The 2,794 square miles of Crockett County is an area of rough stony land and shallow soil. Combined with the semi -arid climate, the land proved unsuitable for agriculture, but by the 1880’s settlers began buying land for cattle and sheep grazing. William Perry Hoover founded the first cattle ranch in 1881 and today 99% of the land is used for grazing.
The first town, Emerald, was founded in 1889 by representatives of the Gulf, Colorado and Santa Fe Railroad, who owned some land about seven miles east of present day Ozona. With visions of laying railroad tracts through the area, an immigration agent from Fort Worth was hired to encourage settlement and a church, schoolhouse and saloon were provided. Mr. E.M. Powell, a surveyor in West Texas also owned Land in the county. Upon learning of the county organization he drilled a well on his property and named the site Ozona. Anxious for the county seat to be founded there, he offered to donate land for a public school, public plaza, courthouse, jail, water works and recreation park.
Crockett county was organized on July 1, 1891 and a week later they voted to create the county seat at E.M. Powell’s site. The people of Emerald literally moved their settlement to the site of Ozona and became the county seat’s first citizens. A pioneer lawyer in Crockett County, Charles E. Davidson, was elected the first county judge and was instrumental in the town’s development. Having grown up on an Iowa farm, here received his education from the University of Iowa and then received a law degree in California. He practiced law in California, Austin, Texas, and in 1883 moved his practice to San Angelo, 85 miles from present day Ozona. When the citizens of Crockett County began organizing the county, Davidson, who owned cattle and some property there, was petitioned to run for county judge. First elected in 1891, he held the same office for 52 years and was largely responsible for the erection of the present courthouse in 1902.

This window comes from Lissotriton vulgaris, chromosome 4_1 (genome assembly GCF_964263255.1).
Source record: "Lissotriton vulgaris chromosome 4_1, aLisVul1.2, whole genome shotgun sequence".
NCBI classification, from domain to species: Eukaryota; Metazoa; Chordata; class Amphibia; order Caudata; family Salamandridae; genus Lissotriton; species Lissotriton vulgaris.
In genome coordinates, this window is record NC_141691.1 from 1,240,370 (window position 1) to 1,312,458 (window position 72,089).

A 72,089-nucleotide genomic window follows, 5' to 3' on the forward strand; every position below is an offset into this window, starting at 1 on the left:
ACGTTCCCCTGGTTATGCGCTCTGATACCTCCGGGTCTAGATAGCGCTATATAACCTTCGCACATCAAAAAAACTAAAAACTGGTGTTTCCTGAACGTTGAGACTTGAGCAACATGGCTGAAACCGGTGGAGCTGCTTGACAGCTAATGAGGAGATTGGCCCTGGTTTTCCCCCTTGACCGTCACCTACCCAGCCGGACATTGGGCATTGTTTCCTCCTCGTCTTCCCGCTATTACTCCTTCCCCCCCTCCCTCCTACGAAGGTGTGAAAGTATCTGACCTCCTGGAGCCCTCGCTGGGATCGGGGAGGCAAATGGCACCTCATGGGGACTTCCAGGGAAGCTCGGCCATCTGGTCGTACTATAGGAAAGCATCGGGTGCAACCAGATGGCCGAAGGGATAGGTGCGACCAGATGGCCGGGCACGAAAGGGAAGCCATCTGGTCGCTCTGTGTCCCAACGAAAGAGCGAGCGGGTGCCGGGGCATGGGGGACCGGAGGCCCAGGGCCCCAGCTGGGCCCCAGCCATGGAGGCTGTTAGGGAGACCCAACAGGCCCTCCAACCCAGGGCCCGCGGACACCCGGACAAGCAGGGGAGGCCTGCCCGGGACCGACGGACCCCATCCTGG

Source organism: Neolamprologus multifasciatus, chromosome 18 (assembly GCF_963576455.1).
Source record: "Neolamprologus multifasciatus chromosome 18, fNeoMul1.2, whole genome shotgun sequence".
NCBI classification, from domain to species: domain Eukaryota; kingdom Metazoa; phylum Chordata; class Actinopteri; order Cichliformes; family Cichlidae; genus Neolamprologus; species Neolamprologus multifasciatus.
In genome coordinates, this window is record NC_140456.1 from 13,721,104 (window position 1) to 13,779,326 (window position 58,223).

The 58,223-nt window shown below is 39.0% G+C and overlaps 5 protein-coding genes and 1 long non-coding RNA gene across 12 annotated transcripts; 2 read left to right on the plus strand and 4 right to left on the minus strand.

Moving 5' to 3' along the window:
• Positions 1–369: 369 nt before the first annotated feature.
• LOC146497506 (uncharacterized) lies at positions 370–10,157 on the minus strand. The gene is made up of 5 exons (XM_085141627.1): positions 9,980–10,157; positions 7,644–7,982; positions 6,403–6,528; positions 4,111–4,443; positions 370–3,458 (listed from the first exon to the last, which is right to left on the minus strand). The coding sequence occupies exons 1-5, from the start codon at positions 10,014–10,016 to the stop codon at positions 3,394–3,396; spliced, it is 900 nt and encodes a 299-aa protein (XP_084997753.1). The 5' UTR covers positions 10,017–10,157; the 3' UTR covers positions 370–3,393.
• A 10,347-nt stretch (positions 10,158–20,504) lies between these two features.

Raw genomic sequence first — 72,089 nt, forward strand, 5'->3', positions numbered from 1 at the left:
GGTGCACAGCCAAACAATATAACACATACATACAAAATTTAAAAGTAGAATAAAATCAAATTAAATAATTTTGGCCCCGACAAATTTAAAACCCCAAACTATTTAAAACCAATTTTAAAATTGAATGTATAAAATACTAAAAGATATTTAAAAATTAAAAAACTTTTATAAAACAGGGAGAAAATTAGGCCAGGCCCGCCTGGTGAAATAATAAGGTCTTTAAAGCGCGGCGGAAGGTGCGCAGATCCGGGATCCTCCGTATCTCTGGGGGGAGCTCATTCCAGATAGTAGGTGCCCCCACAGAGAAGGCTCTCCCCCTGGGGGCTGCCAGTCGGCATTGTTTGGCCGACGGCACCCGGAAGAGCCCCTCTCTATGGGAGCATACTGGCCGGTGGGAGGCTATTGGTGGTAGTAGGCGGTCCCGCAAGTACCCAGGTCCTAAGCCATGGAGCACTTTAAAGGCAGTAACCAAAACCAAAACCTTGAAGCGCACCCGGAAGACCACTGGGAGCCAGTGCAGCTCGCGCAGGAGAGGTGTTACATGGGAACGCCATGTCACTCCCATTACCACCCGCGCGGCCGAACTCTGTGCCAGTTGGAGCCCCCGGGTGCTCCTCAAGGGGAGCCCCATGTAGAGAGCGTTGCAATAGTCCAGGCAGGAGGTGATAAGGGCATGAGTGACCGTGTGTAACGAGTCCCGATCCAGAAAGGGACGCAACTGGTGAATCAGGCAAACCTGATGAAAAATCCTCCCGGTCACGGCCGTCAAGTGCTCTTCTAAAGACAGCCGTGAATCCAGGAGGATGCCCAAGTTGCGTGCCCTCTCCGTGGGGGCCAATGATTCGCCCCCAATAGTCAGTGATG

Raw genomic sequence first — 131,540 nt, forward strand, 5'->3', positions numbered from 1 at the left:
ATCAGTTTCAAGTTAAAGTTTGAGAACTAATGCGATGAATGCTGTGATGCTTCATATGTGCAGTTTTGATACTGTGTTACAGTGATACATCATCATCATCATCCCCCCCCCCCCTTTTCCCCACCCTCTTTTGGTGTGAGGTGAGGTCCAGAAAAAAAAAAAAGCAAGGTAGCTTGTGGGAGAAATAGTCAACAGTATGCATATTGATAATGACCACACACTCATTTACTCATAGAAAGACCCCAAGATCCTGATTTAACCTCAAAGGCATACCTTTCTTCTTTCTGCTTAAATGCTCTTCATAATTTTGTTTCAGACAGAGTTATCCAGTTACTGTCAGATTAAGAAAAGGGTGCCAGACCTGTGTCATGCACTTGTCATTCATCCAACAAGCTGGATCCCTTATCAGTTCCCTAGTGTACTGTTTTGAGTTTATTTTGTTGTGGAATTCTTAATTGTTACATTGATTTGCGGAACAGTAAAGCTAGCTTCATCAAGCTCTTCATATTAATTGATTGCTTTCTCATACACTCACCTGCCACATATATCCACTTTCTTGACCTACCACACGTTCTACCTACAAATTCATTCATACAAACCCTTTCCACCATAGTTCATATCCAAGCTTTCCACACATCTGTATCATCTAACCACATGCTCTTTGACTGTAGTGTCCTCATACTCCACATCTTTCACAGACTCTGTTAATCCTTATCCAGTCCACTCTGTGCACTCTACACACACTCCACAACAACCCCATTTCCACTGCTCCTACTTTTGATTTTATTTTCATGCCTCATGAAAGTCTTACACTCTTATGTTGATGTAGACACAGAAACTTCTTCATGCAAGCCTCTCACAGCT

The first courthouse was wood frame structure built in 1891 by the town carpenter Sam T. Smith. The building served the county until 1902 when the present stone courthouse and jail were built. Oscar Ruffini, a San Angelo architect was chosen to design the stone courthouse. Ruffini had earlier acted as the supervising architect for the first San Angelo courthouse in 1884, and designed the original stone courthouses of Concho, Mills, Sutton, and Sterling Counties. He had also designed numerous schools, banks, hotels and commercial buildings in West Texas. Born in Cleveland, Ohio, Ruffini followed his older brother, F. E. Ruffini, to Austin and joined him in architecture practice. In 1883 Oscar moved to San Angelo for health reasons and lived there until his death in 1957.
The county official had submitted a bond issue to the citizens for $30,000, which had been accepted in December, 1900. Mr. Ruffini’s plans were then accepted in February, 1901. Two native quarries, one on the Meyers estate and the other on the Couch estate, provided Ozona with the building stone. One of Judge Davidson’s requirements for the new courthouse was that it be available for social events. For a town of 1500 people in 1902, the courthouse housed not only the courtroom and county offices, but contained the largest space for a dance hall. During the first decades of the Twentieth century the two-story stone structure served as a community center for social events and weekly dances.
The Oscar Ruffini courthouse is the finest example of Victorian public architecture in the area. Although the county has outgrown the facilities of the old structure, the citizens of Ozona plan to restore the building for a museum and public library.